All the elements in the proposed legal framework will be decided upon in the coming year or so, and enter into force probably after a 2 year grace period. So by 2025 this should be in place. In the meantime many organisations, as well as public funding, will focus on already implementing elements of it even while nothing is mandatory yet. As with the GDPR, the legal framework once in place will also be an export mechanism of the notions and values expressed in it to the rest of the world. This as compliance is tied to EU market access and having EU citizens as clients wherever they are.

One element of the framework is already in place, the GDPR. The newly proposed elements mimic the fine structures of the GDPR for non-compliance.
The new elements take the EU Digital Compass and EU Digital Rights and Principles for which a public consultation is now open until 2 September as a starting point.

The new proposed laws are:

Digital Markets Act (download), which applies to all dominant market parties, in terms of platform providers as well as physical network providers, that de facto are gatekeepers to access by both citizens and market entities. It aims for a digital unified market, and sets requirements for interoperability, ‘service neutrality’ of platforms, and to prevent lock-in. Proposed in November 2020.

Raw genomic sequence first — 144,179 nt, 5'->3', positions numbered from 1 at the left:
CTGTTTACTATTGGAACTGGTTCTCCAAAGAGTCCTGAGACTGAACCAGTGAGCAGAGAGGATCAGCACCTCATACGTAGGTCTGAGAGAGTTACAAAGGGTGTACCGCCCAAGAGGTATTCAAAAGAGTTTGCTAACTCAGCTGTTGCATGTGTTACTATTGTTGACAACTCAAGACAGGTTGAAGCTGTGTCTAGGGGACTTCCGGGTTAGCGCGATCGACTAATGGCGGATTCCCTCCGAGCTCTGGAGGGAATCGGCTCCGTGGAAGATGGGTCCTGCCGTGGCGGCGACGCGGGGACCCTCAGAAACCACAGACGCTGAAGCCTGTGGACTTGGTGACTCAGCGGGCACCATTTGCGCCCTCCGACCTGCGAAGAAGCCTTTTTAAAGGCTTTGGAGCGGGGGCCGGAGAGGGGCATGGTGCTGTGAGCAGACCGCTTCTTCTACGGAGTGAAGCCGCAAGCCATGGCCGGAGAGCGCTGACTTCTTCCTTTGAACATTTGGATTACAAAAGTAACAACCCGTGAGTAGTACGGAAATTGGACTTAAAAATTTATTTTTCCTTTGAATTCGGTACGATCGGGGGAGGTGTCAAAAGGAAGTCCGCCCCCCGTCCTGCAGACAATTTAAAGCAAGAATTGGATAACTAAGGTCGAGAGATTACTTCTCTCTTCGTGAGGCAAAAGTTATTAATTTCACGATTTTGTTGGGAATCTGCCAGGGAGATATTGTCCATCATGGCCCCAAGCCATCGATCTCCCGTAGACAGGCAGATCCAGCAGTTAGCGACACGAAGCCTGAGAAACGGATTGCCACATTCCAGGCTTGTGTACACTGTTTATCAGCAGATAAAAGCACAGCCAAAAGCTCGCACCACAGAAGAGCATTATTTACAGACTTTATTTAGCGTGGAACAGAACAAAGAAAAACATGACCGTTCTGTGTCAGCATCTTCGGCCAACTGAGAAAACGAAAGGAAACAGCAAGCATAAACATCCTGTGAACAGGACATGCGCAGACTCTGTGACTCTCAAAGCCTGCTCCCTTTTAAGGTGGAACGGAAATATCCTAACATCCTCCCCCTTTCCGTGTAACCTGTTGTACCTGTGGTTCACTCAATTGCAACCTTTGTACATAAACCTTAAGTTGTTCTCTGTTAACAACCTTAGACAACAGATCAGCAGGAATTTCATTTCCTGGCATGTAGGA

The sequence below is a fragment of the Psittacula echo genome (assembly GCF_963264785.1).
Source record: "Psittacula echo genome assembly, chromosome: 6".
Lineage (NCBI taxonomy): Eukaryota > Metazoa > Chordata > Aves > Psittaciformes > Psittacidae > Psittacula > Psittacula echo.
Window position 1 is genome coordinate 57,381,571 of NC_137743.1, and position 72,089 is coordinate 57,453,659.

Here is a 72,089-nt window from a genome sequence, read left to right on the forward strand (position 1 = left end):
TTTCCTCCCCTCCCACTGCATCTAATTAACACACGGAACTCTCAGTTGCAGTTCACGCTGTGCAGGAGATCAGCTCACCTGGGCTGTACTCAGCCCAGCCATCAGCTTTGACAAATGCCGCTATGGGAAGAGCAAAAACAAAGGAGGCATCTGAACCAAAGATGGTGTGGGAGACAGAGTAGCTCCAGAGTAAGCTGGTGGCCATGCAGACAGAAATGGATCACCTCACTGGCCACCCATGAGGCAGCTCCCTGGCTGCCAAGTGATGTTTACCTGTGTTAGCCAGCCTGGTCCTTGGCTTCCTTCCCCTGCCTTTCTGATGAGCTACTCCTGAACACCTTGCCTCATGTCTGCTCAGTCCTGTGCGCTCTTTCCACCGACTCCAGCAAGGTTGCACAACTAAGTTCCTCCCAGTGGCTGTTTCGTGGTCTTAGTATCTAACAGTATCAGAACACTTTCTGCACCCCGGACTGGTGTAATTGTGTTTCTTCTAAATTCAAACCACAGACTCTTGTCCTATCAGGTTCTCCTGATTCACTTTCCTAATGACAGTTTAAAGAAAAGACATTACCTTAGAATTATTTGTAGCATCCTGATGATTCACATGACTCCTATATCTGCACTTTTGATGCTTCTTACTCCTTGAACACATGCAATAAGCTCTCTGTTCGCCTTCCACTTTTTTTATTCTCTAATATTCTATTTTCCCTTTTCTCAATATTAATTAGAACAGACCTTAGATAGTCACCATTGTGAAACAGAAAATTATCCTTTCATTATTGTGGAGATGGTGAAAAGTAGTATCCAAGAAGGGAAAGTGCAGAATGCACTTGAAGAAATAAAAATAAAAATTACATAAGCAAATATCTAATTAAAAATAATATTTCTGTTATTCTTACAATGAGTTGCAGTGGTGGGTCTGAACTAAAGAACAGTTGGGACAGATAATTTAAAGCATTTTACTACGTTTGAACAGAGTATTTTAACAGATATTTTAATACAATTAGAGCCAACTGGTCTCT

Digital Services Act (download), applies to both gatekeepers (see previous point) and other digital service providers that act as intermediaries. Aims for a level playing field and diversity of service providers, protection of citizen rights, and requires transparency and accountability mechanisms. Proposed in November 2020.

AI Regulatory Proposal (download), does not regulate AI technology, but the EU market access of AI applications and usage. Market access is based on an assessment of risk to citizen rights and to safety (think of use in vehicles etc). It’s a CE mark for AI. It periodically updates a list of technologies considered within scope, and a list of areas that count as high risk. With increasing risk more stringent requirements on transparency, accountability and explainability are set. Creates GDPR style national and European authorities for complaints and enforcement. Responsibilities are given to the producer of an application, distributors as well as users of such an application. It’s the world’s first attempt of regulating AI and I think it is rather elegant in tying market access to citizen rights. Proposed in April 2021.

Data Governance Act (download), makes government held data that isn’t available under open data regulations available for use (but not for sharing), introduces the European dataspace (created from multiple sectoral data spaces), mandates EU wide interoperable infrastructure around which data governance and standardisation practices are positioned, and coins the concept of data altruism (meaning you can securely share your personal data or company confidential data for specific temporary use cases). This law aims at making more data available for usage, if not for (public) sharing. Proposed November 2020.